Survey: Real estate recovery expected in ’11
By M. Scott Carter
Dolan Media Newswires
Oklahoma City — The national commercial real estate market is still a couple of years away from recovery and needs more debt financing, according to a new industry survey.
More than 50 percent of the 1,000 real estate professionals surveyed nationwide remain pessimistic about when the country’s commercial real estate sector will recover, according to the most recent Pulse Poll by LoopNet, which operates one of the country’s largest online commercial real estate marketplaces.
“There has been a sharp increase — up 13 percent to 46 percent — in those expecting the recovery to wait until 2011 or later. And nearly one in five expect to wait until 2012 to see a recovery in transaction volume,” according to the survey.
Additionally, the survey listed the lack of access to debt financing as the No. 1 barrier to market recovery. Other factors were high asking prices by investors and brokers, and uncertainty about future cash flow.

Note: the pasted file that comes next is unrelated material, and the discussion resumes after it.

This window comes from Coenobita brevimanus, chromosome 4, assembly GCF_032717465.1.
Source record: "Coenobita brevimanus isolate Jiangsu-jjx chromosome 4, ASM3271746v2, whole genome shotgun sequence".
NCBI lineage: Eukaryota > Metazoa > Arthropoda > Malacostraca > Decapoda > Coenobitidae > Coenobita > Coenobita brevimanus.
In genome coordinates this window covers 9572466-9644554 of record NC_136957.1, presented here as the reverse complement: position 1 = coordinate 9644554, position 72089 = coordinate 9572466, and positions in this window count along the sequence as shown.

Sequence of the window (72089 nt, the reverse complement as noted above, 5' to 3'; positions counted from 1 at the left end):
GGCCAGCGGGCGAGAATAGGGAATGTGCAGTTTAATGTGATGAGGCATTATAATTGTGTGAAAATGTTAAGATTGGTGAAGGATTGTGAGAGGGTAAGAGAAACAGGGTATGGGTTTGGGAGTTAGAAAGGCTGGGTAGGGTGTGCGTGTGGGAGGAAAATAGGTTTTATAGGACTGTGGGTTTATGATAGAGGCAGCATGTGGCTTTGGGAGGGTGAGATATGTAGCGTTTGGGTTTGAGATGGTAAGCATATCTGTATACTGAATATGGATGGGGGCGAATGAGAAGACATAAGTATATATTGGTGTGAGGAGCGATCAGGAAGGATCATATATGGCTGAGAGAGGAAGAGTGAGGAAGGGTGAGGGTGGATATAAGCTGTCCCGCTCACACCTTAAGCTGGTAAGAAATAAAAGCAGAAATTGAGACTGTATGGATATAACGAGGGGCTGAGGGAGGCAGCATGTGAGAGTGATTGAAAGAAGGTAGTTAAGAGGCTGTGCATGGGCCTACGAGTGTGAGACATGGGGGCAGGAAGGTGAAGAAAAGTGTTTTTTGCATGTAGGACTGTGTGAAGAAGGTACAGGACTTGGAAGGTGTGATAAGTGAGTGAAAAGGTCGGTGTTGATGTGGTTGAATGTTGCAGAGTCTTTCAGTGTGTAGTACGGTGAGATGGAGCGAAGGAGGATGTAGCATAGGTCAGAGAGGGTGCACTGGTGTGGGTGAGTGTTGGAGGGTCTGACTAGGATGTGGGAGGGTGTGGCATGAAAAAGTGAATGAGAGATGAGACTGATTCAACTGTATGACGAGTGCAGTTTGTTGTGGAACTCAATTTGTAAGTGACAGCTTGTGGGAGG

Those numbers don’t surprise some industry leaders.
“That’s a fairly accurate picture,” said Victor Guarry, senior vice president for commercial real estate at Bank of Oklahoma. “The secondary market for permanent financing has yet to return. Some of the long-term financing has still not come back.”
Many banks, Guarry said, are less interested in making speculative loans.
“Apartments are still about the only product that you can get long-term permanent financing under reasonable terms,” Guarry said.
The problem, one local chamber of commerce official said, is that many investors are being forced to deal with national banking institutions.
“You’re dealing with national banking institutions and they are going to have national policies, which are reflective of the national economy,” said David Burnett, economic development director of the Midwest City Chamber of Commerce. “I’m not sure we are seeing all the same problems here in Oklahoma.”
Many Oklahoma City area banks, he said, are working together to develop financing for commercial projects.
“Look at BancFirst and First National of Midwest City,” Burnett said. “They did a combined loan around $25 million to make the Midwest Regional Medical Center happen.”
And although Burnett and Guarry agreed that it could be a few more years before the market recovers, both said Oklahomans are in better shape than the rest of the country — in some areas.
“Locally, our financial institutions are helping fund projects that make sense,” Burnett said. “But there’s not a lot of help available for the highly speculative.”